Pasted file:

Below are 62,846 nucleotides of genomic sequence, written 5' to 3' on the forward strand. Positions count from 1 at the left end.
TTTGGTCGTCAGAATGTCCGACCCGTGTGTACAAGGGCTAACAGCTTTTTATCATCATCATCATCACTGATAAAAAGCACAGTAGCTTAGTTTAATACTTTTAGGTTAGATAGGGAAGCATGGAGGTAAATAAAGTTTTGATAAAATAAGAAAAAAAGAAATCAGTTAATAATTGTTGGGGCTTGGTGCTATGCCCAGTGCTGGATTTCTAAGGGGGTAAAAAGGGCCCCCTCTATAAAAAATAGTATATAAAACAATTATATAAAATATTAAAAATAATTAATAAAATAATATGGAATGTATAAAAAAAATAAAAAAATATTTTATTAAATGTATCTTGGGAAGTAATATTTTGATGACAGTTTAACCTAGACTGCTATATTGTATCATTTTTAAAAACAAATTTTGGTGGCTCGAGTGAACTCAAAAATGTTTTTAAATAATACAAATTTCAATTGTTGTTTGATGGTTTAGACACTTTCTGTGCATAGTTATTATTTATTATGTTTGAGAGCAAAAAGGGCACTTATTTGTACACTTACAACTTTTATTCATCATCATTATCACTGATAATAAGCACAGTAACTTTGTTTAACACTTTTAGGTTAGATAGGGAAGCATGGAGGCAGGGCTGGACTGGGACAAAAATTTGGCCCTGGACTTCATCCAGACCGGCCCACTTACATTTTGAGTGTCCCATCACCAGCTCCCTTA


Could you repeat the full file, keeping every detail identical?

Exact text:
Below are 62,846 nucleotides of genomic sequence, written 5' to 3' on the forward strand. Positions count from 1 at the left end.
TTTGGTCGTCAGAATGTCCGACCCGTGTGTACAAGGGCTAACAGCTTTTTATCATCATCATCATCACTGATAAAAAGCACAGTAGCTTAGTTTAATACTTTTAGGTTAGATAGGGAAGCATGGAGGTAAATAAAGTTTTGATAAAATAAGAAAAAAAGAAATCAGTTAATAATTGTTGGGGCTTGGTGCTATGCCCAGTGCTGGATTTCTAAGGGGGTAAAAAGGGCCCCCTCTATAAAAAATAGTATATAAAACAATTATATAAAATATTAAAAATAATTAATAAAATAATATGGAATGTATAAAAAAAATAAAAAAATATTTTATTAAATGTATCTTGGGAAGTAATATTTTGATGACAGTTTAACCTAGACTGCTATATTGTATCATTTTTAAAAACAAATTTTGGTGGCTCGAGTGAACTCAAAAATGTTTTTAAATAATACAAATTTCAATTGTTGTTTGATGGTTTAGACACTTTCTGTGCATAGTTATTATTTATTATGTTTGAGAGCAAAAAGGGCACTTATTTGTACACTTACAACTTTTATTCATCATCATTATCACTGATAATAAGCACAGTAACTTTGTTTAACACTTTTAGGTTAGATAGGGAAGCATGGAGGCAGGGCTGGACTGGGACAAAAATTTGGCCCTGGACTTCATCCAGACCGGCCCACTTACATTTTGAGTGTCCCATCACCAGCTCCCTTA